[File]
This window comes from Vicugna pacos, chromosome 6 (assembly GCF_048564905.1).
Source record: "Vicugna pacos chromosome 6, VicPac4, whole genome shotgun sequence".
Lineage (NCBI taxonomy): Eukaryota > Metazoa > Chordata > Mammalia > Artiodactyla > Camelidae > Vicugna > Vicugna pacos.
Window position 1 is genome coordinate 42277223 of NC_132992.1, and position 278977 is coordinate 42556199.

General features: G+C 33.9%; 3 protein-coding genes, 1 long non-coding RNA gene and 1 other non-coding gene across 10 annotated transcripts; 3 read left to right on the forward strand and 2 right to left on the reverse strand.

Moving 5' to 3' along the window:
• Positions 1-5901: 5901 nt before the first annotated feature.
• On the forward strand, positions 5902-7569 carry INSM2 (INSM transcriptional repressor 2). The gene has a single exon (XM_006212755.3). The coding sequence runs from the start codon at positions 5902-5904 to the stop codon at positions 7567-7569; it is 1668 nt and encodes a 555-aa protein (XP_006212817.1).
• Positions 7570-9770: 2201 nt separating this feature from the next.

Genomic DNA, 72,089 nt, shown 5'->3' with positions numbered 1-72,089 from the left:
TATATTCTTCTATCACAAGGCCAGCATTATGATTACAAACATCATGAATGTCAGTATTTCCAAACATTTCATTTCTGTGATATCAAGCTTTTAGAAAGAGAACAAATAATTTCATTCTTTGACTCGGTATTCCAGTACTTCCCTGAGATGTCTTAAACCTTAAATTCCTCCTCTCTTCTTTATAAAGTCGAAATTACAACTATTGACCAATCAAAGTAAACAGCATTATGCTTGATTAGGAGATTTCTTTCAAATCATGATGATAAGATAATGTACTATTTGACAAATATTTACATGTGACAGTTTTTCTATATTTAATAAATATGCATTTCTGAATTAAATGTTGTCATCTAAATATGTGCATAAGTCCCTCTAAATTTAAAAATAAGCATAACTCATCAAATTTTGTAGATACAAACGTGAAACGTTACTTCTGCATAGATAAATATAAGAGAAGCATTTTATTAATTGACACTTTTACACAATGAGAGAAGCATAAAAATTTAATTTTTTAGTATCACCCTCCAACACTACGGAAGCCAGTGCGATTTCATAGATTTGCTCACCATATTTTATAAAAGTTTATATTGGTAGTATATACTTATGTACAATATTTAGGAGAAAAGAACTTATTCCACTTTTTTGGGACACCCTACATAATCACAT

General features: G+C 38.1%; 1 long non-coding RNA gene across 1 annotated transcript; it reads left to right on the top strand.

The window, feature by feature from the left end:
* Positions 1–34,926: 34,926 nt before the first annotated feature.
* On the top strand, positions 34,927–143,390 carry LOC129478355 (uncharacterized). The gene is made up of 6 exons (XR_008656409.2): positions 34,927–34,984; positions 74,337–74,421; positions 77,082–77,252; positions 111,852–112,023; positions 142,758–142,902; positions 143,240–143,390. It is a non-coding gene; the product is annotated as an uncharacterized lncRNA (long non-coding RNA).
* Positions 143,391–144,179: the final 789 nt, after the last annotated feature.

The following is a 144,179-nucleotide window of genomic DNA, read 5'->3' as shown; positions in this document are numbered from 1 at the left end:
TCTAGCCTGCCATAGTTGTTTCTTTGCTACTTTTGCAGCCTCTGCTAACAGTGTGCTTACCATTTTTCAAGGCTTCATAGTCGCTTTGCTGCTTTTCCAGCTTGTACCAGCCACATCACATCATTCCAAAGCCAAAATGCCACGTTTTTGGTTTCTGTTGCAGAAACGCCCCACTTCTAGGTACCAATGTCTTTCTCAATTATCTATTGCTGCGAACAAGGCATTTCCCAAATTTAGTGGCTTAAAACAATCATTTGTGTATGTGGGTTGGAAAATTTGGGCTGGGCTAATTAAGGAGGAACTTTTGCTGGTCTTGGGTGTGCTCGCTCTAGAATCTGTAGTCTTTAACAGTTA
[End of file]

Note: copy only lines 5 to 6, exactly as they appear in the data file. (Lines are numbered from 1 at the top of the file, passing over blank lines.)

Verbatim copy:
General features: G+C 33.9%; 3 protein-coding genes, 1 long non-coding RNA gene and 1 other non-coding gene across 10 annotated transcripts; 3 read left to right on the forward strand and 2 right to left on the reverse strand.

Moving 5' to 3' along the window: